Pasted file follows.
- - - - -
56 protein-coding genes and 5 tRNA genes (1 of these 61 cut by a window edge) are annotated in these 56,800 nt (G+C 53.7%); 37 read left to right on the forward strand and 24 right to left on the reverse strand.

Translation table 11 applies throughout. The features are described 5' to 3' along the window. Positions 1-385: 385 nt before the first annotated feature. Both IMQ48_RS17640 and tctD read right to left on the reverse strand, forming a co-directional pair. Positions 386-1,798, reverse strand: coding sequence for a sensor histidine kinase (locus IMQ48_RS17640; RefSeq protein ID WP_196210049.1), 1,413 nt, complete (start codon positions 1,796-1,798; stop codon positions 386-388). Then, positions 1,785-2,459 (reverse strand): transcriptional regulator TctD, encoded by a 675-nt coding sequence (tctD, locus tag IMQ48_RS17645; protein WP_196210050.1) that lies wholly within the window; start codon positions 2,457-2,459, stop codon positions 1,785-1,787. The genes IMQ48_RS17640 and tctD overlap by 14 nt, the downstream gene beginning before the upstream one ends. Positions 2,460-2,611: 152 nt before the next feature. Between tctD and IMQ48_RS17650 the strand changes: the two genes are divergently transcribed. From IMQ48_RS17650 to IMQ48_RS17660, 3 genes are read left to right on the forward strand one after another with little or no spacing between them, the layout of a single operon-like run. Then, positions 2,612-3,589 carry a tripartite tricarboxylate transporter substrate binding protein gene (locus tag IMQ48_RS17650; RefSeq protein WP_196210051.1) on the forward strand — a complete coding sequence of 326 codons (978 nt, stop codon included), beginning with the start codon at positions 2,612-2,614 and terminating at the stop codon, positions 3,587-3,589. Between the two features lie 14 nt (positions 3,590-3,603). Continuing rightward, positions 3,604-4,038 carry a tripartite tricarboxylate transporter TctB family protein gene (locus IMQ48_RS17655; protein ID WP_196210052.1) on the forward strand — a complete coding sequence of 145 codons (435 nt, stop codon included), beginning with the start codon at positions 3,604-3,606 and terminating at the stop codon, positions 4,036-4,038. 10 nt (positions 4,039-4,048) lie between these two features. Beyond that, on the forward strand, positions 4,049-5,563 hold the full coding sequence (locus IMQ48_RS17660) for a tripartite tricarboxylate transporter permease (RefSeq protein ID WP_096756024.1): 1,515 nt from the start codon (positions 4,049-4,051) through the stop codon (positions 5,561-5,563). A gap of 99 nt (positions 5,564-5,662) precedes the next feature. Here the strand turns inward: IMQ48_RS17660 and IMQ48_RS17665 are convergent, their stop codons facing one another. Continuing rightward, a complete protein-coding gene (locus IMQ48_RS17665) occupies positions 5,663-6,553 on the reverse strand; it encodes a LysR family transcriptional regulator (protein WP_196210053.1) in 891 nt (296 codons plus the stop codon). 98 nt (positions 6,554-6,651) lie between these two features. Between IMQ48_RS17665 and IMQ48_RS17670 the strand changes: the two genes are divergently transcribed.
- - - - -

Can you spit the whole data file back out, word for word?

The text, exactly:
56 protein-coding genes and 5 tRNA genes (1 of these 61 cut by a window edge) are annotated in these 56,800 nt (G+C 53.7%); 37 read left to right on the forward strand and 24 right to left on the reverse strand.

Translation table 11 applies throughout. The features are described 5' to 3' along the window. Positions 1-385: 385 nt before the first annotated feature. Both IMQ48_RS17640 and tctD read right to left on the reverse strand, forming a co-directional pair. Positions 386-1,798, reverse strand: coding sequence for a sensor histidine kinase (locus IMQ48_RS17640; RefSeq protein ID WP_196210049.1), 1,413 nt, complete (start codon positions 1,796-1,798; stop codon positions 386-388). Then, positions 1,785-2,459 (reverse strand): transcriptional regulator TctD, encoded by a 675-nt coding sequence (tctD, locus tag IMQ48_RS17645; protein WP_196210050.1) that lies wholly within the window; start codon positions 2,457-2,459, stop codon positions 1,785-1,787. The genes IMQ48_RS17640 and tctD overlap by 14 nt, the downstream gene beginning before the upstream one ends. Positions 2,460-2,611: 152 nt before the next feature. Between tctD and IMQ48_RS17650 the strand changes: the two genes are divergently transcribed. From IMQ48_RS17650 to IMQ48_RS17660, 3 genes are read left to right on the forward strand one after another with little or no spacing between them, the layout of a single operon-like run. Then, positions 2,612-3,589 carry a tripartite tricarboxylate transporter substrate binding protein gene (locus tag IMQ48_RS17650; RefSeq protein WP_196210051.1) on the forward strand — a complete coding sequence of 326 codons (978 nt, stop codon included), beginning with the start codon at positions 2,612-2,614 and terminating at the stop codon, positions 3,587-3,589. Between the two features lie 14 nt (positions 3,590-3,603). Continuing rightward, positions 3,604-4,038 carry a tripartite tricarboxylate transporter TctB family protein gene (locus IMQ48_RS17655; protein ID WP_196210052.1) on the forward strand — a complete coding sequence of 145 codons (435 nt, stop codon included), beginning with the start codon at positions 3,604-3,606 and terminating at the stop codon, positions 4,036-4,038. 10 nt (positions 4,039-4,048) lie between these two features. Beyond that, on the forward strand, positions 4,049-5,563 hold the full coding sequence (locus IMQ48_RS17660) for a tripartite tricarboxylate transporter permease (RefSeq protein ID WP_096756024.1): 1,515 nt from the start codon (positions 4,049-4,051) through the stop codon (positions 5,561-5,563). A gap of 99 nt (positions 5,564-5,662) precedes the next feature. Here the strand turns inward: IMQ48_RS17660 and IMQ48_RS17665 are convergent, their stop codons facing one another. Continuing rightward, a complete protein-coding gene (locus IMQ48_RS17665) occupies positions 5,663-6,553 on the reverse strand; it encodes a LysR family transcriptional regulator (protein WP_196210053.1) in 891 nt (296 codons plus the stop codon). 98 nt (positions 6,554-6,651) lie between these two features. Between IMQ48_RS17665 and IMQ48_RS17670 the strand changes: the two genes are divergently transcribed.